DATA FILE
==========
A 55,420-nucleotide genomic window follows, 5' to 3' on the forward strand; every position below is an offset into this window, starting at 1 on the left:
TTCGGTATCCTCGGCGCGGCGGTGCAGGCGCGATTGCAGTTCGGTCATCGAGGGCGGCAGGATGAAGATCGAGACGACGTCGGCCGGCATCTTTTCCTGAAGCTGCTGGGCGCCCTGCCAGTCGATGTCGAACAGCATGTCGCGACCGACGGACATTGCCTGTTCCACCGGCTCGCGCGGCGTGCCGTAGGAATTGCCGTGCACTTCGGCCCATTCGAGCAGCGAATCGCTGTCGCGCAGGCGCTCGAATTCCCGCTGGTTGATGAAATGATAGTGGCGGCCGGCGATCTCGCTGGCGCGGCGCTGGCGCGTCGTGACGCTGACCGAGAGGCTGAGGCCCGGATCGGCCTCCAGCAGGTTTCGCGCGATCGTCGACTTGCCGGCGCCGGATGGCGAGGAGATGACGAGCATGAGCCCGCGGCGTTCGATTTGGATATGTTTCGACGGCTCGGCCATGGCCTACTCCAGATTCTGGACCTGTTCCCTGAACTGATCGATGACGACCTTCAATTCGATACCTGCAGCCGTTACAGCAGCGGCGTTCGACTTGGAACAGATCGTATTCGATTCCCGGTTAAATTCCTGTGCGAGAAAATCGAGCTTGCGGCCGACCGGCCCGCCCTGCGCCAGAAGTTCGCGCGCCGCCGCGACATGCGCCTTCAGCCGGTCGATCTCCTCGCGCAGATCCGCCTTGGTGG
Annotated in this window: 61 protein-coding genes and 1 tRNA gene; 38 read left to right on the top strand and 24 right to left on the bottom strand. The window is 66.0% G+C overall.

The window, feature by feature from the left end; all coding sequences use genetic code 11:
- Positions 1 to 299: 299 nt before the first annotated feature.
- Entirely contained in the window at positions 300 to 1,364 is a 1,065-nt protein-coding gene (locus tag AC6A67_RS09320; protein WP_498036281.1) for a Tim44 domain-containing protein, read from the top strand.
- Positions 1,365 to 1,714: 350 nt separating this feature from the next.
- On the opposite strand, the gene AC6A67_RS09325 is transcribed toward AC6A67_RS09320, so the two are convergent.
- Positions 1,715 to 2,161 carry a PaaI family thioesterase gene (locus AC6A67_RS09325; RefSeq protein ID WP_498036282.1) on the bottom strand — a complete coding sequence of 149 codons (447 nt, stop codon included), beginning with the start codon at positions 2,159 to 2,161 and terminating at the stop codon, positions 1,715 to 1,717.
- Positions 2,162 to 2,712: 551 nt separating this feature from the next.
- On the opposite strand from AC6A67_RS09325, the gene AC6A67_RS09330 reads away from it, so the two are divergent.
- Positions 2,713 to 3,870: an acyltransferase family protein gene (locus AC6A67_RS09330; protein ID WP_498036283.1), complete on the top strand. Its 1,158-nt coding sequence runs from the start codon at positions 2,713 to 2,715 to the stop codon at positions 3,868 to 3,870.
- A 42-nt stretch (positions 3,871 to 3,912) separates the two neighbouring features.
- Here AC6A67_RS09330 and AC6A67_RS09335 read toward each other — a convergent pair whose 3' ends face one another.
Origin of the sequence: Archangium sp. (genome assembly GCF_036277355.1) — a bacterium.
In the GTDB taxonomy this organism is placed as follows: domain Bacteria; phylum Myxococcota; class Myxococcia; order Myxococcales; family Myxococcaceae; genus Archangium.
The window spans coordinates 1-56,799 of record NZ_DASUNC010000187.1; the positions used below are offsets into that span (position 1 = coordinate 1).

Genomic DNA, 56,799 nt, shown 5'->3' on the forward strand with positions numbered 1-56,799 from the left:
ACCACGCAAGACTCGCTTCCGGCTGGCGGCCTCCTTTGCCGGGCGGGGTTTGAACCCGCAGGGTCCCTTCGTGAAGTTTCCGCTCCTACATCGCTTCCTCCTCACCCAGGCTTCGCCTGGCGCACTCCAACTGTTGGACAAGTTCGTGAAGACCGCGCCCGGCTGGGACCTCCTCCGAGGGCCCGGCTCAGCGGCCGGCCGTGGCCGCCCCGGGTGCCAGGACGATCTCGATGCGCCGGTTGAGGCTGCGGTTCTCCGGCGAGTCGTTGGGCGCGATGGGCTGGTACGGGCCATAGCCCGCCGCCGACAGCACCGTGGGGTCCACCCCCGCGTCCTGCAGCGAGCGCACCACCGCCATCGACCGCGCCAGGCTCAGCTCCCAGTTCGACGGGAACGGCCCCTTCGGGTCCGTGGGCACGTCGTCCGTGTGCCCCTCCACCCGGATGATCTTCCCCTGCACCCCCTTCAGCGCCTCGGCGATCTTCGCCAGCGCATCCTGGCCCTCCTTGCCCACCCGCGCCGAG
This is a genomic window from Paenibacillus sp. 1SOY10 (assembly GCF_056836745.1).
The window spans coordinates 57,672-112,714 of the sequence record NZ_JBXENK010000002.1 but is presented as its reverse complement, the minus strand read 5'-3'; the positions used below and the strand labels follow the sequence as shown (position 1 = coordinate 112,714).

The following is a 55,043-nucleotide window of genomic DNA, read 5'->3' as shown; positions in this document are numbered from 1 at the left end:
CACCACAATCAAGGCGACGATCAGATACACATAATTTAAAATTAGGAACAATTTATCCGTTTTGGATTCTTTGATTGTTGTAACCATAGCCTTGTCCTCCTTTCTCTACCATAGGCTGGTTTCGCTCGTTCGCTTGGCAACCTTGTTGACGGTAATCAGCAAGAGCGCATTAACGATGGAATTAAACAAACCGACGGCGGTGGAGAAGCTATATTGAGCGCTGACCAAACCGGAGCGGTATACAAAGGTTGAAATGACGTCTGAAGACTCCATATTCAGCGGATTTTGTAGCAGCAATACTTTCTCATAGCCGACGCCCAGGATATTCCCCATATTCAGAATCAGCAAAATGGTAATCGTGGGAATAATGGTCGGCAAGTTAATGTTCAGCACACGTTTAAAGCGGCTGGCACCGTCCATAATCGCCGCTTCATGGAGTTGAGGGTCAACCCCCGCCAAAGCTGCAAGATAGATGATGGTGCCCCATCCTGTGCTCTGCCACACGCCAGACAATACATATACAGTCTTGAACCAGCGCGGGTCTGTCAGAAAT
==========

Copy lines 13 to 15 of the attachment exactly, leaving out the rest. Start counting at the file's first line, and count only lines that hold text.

- A 42-nt stretch (positions 3,871 to 3,912) separates the two neighbouring features.
- Here AC6A67_RS09330 and AC6A67_RS09335 read toward each other — a convergent pair whose 3' ends face one another.
Origin of the sequence: Archangium sp. (genome assembly GCF_036277355.1) — a bacterium.